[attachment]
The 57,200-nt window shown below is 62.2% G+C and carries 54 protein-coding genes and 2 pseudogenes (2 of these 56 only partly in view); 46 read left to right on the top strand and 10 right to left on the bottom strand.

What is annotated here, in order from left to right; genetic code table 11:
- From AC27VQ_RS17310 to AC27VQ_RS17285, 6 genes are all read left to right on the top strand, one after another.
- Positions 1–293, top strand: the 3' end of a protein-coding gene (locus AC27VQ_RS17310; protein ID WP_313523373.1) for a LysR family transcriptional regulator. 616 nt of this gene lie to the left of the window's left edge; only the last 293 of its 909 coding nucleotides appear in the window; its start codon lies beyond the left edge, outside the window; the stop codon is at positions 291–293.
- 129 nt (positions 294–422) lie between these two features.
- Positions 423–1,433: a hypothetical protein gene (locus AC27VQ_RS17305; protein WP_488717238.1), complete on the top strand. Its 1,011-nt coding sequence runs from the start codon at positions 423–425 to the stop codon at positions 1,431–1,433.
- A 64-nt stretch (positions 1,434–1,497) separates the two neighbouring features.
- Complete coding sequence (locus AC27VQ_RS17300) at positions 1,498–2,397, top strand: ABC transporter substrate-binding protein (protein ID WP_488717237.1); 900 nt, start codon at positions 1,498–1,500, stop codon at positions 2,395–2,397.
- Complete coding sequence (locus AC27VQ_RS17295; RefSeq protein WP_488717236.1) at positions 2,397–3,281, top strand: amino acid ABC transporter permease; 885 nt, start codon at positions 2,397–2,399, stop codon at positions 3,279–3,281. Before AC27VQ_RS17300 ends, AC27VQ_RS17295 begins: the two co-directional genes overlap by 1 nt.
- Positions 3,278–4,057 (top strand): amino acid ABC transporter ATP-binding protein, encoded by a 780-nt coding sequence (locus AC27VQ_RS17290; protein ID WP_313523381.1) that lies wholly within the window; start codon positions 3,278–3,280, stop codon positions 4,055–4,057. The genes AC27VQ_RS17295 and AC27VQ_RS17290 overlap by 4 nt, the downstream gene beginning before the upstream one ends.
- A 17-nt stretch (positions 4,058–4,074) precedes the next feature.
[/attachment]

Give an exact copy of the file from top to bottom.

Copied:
The 57,200-nt window shown below is 62.2% G+C and carries 54 protein-coding genes and 2 pseudogenes (2 of these 56 only partly in view); 46 read left to right on the top strand and 10 right to left on the bottom strand.

What is annotated here, in order from left to right; genetic code table 11:
- From AC27VQ_RS17310 to AC27VQ_RS17285, 6 genes are all read left to right on the top strand, one after another.
- Positions 1–293, top strand: the 3' end of a protein-coding gene (locus AC27VQ_RS17310; protein ID WP_313523373.1) for a LysR family transcriptional regulator. 616 nt of this gene lie to the left of the window's left edge; only the last 293 of its 909 coding nucleotides appear in the window; its start codon lies beyond the left edge, outside the window; the stop codon is at positions 291–293.
- 129 nt (positions 294–422) lie between these two features.
- Positions 423–1,433: a hypothetical protein gene (locus AC27VQ_RS17305; protein WP_488717238.1), complete on the top strand. Its 1,011-nt coding sequence runs from the start codon at positions 423–425 to the stop codon at positions 1,431–1,433.
- A 64-nt stretch (positions 1,434–1,497) separates the two neighbouring features.
- Complete coding sequence (locus AC27VQ_RS17300) at positions 1,498–2,397, top strand: ABC transporter substrate-binding protein (protein ID WP_488717237.1); 900 nt, start codon at positions 1,498–1,500, stop codon at positions 2,395–2,397.
- Complete coding sequence (locus AC27VQ_RS17295; RefSeq protein WP_488717236.1) at positions 2,397–3,281, top strand: amino acid ABC transporter permease; 885 nt, start codon at positions 2,397–2,399, stop codon at positions 3,279–3,281. Before AC27VQ_RS17300 ends, AC27VQ_RS17295 begins: the two co-directional genes overlap by 1 nt.
- Positions 3,278–4,057 (top strand): amino acid ABC transporter ATP-binding protein, encoded by a 780-nt coding sequence (locus AC27VQ_RS17290; protein ID WP_313523381.1) that lies wholly within the window; start codon positions 3,278–3,280, stop codon positions 4,055–4,057. The genes AC27VQ_RS17295 and AC27VQ_RS17290 overlap by 4 nt, the downstream gene beginning before the upstream one ends.
- A 17-nt stretch (positions 4,058–4,074) precedes the next feature.